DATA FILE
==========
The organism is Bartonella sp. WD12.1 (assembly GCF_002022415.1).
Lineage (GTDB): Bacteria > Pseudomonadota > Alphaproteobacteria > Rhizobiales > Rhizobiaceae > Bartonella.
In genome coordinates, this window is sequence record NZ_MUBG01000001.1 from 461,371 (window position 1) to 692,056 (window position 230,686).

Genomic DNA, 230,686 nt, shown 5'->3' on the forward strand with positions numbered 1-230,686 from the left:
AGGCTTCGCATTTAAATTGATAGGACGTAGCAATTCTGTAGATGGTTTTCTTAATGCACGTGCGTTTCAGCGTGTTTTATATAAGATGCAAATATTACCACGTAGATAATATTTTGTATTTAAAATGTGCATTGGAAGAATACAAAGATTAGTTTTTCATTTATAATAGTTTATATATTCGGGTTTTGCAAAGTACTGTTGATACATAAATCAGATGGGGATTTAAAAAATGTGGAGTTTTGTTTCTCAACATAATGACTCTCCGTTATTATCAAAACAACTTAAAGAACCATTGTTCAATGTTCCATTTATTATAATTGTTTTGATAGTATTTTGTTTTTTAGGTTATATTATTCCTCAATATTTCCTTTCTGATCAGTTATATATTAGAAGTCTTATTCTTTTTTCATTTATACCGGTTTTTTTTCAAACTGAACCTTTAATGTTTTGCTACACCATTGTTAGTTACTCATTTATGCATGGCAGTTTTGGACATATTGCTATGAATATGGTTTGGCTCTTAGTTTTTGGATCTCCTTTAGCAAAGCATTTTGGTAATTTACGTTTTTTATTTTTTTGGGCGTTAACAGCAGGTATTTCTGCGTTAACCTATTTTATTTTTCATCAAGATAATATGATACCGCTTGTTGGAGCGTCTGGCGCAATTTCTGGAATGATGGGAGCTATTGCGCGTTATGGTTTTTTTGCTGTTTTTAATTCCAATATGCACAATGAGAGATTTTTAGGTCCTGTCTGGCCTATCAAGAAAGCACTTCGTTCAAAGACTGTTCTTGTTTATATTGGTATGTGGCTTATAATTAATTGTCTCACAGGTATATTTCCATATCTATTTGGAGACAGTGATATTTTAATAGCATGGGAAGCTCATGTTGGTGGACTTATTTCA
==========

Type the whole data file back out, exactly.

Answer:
The organism is Bartonella sp. WD12.1 (assembly GCF_002022415.1).
Lineage (GTDB): Bacteria > Pseudomonadota > Alphaproteobacteria > Rhizobiales > Rhizobiaceae > Bartonella.
In genome coordinates, this window is sequence record NZ_MUBG01000001.1 from 461,371 (window position 1) to 692,056 (window position 230,686).

Genomic DNA, 230,686 nt, shown 5'->3' on the forward strand with positions numbered 1-230,686 from the left:
AGGCTTCGCATTTAAATTGATAGGACGTAGCAATTCTGTAGATGGTTTTCTTAATGCACGTGCGTTTCAGCGTGTTTTATATAAGATGCAAATATTACCACGTAGATAATATTTTGTATTTAAAATGTGCATTGGAAGAATACAAAGATTAGTTTTTCATTTATAATAGTTTATATATTCGGGTTTTGCAAAGTACTGTTGATACATAAATCAGATGGGGATTTAAAAAATGTGGAGTTTTGTTTCTCAACATAATGACTCTCCGTTATTATCAAAACAACTTAAAGAACCATTGTTCAATGTTCCATTTATTATAATTGTTTTGATAGTATTTTGTTTTTTAGGTTATATTATTCCTCAATATTTCCTTTCTGATCAGTTATATATTAGAAGTCTTATTCTTTTTTCATTTATACCGGTTTTTTTTCAAACTGAACCTTTAATGTTTTGCTACACCATTGTTAGTTACTCATTTATGCATGGCAGTTTTGGACATATTGCTATGAATATGGTTTGGCTCTTAGTTTTTGGATCTCCTTTAGCAAAGCATTTTGGTAATTTACGTTTTTTATTTTTTTGGGCGTTAACAGCAGGTATTTCTGCGTTAACCTATTTTATTTTTCATCAAGATAATATGATACCGCTTGTTGGAGCGTCTGGCGCAATTTCTGGAATGATGGGAGCTATTGCGCGTTATGGTTTTTTTGCTGTTTTTAATTCCAATATGCACAATGAGAGATTTTTAGGTCCTGTCTGGCCTATCAAGAAAGCACTTCGTTCAAAGACTGTTCTTGTTTATATTGGTATGTGGCTTATAATTAATTGTCTCACAGGTATATTTCCATATCTATTTGGAGACAGTGATATTTTAATAGCATGGGAAGCTCATGTTGGTGGACTTATTTCA